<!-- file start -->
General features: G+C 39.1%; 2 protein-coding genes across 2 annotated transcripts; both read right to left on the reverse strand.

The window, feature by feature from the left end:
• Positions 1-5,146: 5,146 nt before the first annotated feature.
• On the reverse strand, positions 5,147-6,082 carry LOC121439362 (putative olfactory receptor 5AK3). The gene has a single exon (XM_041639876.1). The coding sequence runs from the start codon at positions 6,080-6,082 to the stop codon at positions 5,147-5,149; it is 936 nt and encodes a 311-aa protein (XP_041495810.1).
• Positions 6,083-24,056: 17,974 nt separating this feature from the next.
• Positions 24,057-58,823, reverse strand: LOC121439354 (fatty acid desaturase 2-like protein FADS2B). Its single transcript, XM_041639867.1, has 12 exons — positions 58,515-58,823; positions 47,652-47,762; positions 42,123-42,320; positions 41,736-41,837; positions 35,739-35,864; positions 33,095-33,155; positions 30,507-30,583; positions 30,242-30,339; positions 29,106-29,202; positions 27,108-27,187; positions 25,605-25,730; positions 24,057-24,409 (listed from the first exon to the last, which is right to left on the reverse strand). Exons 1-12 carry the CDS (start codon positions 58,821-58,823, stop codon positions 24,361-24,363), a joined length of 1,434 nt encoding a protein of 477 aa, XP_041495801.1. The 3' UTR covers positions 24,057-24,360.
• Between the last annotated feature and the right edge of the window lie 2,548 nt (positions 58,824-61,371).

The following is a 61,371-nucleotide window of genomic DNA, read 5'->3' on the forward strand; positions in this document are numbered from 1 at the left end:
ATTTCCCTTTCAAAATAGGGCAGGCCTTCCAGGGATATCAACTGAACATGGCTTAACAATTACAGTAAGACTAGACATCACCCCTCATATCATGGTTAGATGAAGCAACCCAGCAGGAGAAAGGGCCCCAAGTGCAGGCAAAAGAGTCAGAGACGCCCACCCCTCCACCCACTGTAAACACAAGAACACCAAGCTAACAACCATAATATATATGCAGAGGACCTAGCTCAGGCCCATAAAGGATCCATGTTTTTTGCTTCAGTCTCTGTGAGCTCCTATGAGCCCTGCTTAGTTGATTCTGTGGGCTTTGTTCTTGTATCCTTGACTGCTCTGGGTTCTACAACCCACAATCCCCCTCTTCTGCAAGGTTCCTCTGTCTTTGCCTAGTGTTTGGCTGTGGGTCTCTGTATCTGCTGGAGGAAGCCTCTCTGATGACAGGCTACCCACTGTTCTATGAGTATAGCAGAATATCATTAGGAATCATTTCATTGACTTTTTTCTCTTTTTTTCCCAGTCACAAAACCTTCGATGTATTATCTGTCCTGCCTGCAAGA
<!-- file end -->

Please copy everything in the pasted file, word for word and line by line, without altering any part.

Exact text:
General features: G+C 39.1%; 2 protein-coding genes across 2 annotated transcripts; both read right to left on the reverse strand.

The window, feature by feature from the left end:
• Positions 1-5,146: 5,146 nt before the first annotated feature.
• On the reverse strand, positions 5,147-6,082 carry LOC121439362 (putative olfactory receptor 5AK3). The gene has a single exon (XM_041639876.1). The coding sequence runs from the start codon at positions 6,080-6,082 to the stop codon at positions 5,147-5,149; it is 936 nt and encodes a 311-aa protein (XP_041495810.1).
• Positions 6,083-24,056: 17,974 nt separating this feature from the next.
• Positions 24,057-58,823, reverse strand: LOC121439354 (fatty acid desaturase 2-like protein FADS2B). Its single transcript, XM_041639867.1, has 12 exons — positions 58,515-58,823; positions 47,652-47,762; positions 42,123-42,320; positions 41,736-41,837; positions 35,739-35,864; positions 33,095-33,155; positions 30,507-30,583; positions 30,242-30,339; positions 29,106-29,202; positions 27,108-27,187; positions 25,605-25,730; positions 24,057-24,409 (listed from the first exon to the last, which is right to left on the reverse strand). Exons 1-12 carry the CDS (start codon positions 58,821-58,823, stop codon positions 24,361-24,363), a joined length of 1,434 nt encoding a protein of 477 aa, XP_041495801.1. The 3' UTR covers positions 24,057-24,360.
• Between the last annotated feature and the right edge of the window lie 2,548 nt (positions 58,824-61,371).

The following is a 61,371-nucleotide window of genomic DNA, read 5'->3' on the forward strand; positions in this document are numbered from 1 at the left end:
ATTTCCCTTTCAAAATAGGGCAGGCCTTCCAGGGATATCAACTGAACATGGCTTAACAATTACAGTAAGACTAGACATCACCCCTCATATCATGGTTAGATGAAGCAACCCAGCAGGAGAAAGGGCCCCAAGTGCAGGCAAAAGAGTCAGAGACGCCCACCCCTCCACCCACTGTAAACACAAGAACACCAAGCTAACAACCATAATATATATGCAGAGGACCTAGCTCAGGCCCATAAAGGATCCATGTTTTTTGCTTCAGTCTCTGTGAGCTCCTATGAGCCCTGCTTAGTTGATTCTGTGGGCTTTGTTCTTGTATCCTTGACTGCTCTGGGTTCTACAACCCACAATCCCCCTCTTCTGCAAGGTTCCTCTGTCTTTGCCTAGTGTTTGGCTGTGGGTCTCTGTATCTGCTGGAGGAAGCCTCTCTGATGACAGGCTACCCACTGTTCTATGAGTATAGCAGAATATCATTAGGAATCATTTCATTGACTTTTTTCTCTTTTTTTCCCAGTCACAAAACCTTCGATGTATTATCTGTCCTGCCTGCAAGA